I did lots of driving over winter break, often 5-10 hours at a time. In that time, I had the radio on so I listened to lots of ads.
Lots and lots of ads.
In between the car dealership and fast food ads I kept hearing a weight loss ad that guaranteed a flat belly and would empty your gut of tons of toxic sludge. After hearing it a few hundred times, my brain started analyzing what I was hearing; you can’t physically have “tons” of undigested food in your belly, especially not toxic sludge, and someone couldn’t be so bloated it looks like belly fat. Is this legit? If not, why are they allowed to advertise? My brain started thinking about truth in advertising. Then I decided to write a post about one piece of historical non-truth in advertising that rolled around in my head on the drive back, Lysol’s use as a douche.
Let that roll around in your brain for a bit. Lysol. Douche.
A while ago I had stumbled upon old ads for Lysol as an effective douche, its cleansing power capable of saving marriages. I went back into the history of Lysol to figure out how this came about and found another horrifying bit of Lysol trivia. It was also used as birth control.
Now let that thought sink in. Lysol. Birth. Control.
I hadn’t realized that Lysol to was linked to birth control during some of the other research I had done earlier this year concerning the Comstock Act and Margaret Sanger. The Lysol ads preyed on the public’s self-esteem by making them self-conscious enough to purchase their product, as most advertising is wont to do. But these ads have an even scarier undertone, the fears of women living at a time with no reliable or affordable birth control nor the means to educate themselves about what was available to them.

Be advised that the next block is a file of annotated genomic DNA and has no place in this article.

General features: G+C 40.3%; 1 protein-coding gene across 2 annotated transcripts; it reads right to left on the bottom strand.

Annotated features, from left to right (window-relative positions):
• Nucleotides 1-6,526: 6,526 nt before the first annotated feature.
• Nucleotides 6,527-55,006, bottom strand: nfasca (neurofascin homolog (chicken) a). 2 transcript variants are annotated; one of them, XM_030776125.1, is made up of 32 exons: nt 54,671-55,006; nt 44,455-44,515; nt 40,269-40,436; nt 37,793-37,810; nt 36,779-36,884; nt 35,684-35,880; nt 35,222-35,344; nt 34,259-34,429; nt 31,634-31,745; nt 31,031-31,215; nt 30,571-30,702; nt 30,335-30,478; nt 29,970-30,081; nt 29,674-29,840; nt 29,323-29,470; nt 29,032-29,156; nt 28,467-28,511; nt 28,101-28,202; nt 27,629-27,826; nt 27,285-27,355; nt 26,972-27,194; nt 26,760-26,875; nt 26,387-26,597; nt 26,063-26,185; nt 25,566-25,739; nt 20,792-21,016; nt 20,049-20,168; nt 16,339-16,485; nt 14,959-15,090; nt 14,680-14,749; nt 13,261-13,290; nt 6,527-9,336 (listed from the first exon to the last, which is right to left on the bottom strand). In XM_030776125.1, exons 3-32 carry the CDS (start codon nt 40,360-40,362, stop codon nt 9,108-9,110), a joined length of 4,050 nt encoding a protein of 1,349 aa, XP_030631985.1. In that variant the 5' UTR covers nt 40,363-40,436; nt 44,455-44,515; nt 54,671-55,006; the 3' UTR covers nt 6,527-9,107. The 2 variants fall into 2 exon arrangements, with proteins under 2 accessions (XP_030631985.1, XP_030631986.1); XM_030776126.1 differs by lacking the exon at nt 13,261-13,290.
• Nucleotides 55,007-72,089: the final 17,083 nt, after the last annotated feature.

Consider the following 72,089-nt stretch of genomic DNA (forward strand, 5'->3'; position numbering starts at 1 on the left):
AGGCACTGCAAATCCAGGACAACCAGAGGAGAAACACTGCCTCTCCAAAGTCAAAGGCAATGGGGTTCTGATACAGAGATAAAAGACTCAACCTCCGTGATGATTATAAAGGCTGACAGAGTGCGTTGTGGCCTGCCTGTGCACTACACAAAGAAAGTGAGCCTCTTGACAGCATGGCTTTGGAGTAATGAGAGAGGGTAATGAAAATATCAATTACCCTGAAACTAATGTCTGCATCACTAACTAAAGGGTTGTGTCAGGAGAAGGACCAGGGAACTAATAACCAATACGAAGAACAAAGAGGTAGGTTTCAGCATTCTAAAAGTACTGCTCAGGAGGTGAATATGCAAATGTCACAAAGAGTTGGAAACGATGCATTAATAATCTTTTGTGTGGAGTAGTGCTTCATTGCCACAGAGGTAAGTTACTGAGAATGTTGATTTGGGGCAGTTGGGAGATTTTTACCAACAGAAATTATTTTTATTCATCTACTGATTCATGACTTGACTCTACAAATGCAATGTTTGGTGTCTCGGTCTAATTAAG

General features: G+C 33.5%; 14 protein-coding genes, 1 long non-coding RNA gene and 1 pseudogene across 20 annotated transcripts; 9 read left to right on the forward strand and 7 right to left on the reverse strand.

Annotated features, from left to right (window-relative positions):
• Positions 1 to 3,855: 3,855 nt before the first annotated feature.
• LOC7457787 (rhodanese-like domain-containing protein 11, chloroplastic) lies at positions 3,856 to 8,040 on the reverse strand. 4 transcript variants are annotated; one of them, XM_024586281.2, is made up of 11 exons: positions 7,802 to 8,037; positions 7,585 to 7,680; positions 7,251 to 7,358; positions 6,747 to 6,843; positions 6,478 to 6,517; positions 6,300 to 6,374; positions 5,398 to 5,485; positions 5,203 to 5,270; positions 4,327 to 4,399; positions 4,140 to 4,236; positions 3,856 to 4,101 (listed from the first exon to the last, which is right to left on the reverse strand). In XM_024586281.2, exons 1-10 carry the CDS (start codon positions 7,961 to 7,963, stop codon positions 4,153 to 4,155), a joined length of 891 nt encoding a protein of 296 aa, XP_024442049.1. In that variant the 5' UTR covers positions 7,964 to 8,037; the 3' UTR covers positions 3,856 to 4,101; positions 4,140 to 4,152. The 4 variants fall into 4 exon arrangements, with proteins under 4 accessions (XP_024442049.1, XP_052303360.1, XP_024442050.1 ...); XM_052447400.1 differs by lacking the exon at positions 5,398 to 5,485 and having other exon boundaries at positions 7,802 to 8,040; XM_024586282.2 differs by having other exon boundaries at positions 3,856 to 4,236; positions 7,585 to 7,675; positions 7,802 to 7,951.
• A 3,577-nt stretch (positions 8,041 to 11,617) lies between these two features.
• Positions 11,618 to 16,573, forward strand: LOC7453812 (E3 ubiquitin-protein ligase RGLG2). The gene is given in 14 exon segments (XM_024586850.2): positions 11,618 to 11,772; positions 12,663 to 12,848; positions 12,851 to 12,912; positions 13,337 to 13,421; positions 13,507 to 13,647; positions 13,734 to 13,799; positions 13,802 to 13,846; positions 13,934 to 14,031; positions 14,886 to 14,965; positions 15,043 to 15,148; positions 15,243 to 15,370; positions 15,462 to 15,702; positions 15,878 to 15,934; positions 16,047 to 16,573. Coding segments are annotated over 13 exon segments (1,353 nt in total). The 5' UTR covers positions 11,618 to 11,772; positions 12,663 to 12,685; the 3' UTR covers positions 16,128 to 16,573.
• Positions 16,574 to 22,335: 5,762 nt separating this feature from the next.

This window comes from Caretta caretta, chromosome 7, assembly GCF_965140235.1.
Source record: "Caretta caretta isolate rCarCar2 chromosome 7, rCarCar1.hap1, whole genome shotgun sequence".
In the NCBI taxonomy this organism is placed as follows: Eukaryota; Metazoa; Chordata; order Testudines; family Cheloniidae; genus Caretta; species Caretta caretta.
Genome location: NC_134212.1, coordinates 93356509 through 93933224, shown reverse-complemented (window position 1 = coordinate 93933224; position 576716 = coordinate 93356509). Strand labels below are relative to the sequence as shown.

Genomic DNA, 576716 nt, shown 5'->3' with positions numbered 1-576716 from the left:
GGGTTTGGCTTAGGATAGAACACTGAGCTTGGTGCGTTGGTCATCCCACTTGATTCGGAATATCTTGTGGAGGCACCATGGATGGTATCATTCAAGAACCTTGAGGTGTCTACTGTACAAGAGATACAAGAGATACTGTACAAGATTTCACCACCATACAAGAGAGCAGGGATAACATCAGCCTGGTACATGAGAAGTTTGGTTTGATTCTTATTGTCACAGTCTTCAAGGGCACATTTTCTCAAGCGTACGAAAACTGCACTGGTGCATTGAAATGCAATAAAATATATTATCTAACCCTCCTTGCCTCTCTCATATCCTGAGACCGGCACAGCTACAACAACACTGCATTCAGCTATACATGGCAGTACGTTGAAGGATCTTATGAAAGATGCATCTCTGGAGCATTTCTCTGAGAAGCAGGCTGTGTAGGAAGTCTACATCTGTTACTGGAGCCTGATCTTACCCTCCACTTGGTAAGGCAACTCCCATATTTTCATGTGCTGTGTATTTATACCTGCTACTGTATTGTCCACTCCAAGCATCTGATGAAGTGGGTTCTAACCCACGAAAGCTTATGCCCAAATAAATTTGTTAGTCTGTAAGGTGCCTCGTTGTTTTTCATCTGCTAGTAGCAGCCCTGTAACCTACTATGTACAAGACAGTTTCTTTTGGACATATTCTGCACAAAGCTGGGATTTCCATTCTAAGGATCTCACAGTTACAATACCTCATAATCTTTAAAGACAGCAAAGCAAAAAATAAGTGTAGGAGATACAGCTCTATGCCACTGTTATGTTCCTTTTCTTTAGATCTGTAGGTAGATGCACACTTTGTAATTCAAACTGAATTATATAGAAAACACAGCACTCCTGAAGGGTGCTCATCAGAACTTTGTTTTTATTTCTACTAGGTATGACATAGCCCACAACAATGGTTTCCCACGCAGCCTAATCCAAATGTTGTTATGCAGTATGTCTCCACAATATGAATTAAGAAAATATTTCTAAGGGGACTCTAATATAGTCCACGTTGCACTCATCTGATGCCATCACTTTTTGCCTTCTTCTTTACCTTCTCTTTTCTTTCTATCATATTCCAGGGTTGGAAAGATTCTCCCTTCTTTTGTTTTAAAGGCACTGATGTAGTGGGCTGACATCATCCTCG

When I went to Lysol’s “Our History” page, I first noticed the tagline “Over a Century of Healthing.” Health? Is this a word? Apparently, it’s not a word but sort of a thing. Thanks to Google for providing me the first search hit that included a woman who referenced Lysol and Healthing. She was part of Lysol’s Healthing initiative and stated that it was, indeed, a word. A word invented for a health initiative is not really a word, especially since it’s not even in the dictionary. It was Lysol’s way of describing that you’re not just cleaning when you disinfect with Lysol, you’re healthing since you are decreasing germs and the spread of infection. But enough of the grammar rant, back to the history.
The Lysol’s history page only mentioned how it has helped families do more for health since 1889 such as ending a cholera epidemic, in 1918 was the first effective means of fighting the flu, and in 1930 was introduced to drug stores and hospitals. No mention of douching but I don’t blame them. Lysol is an effective germ-killing cleaner, one that I use in my own household, and would I imagine they would love to distance themselves from that dubious era in their advertising. Indeed, Lysol was introduced by Dr. Gustav Raupenstrauch to help end a cholera epidemic in Germany and used in 1918 to combat the Spanish Flu pandemic.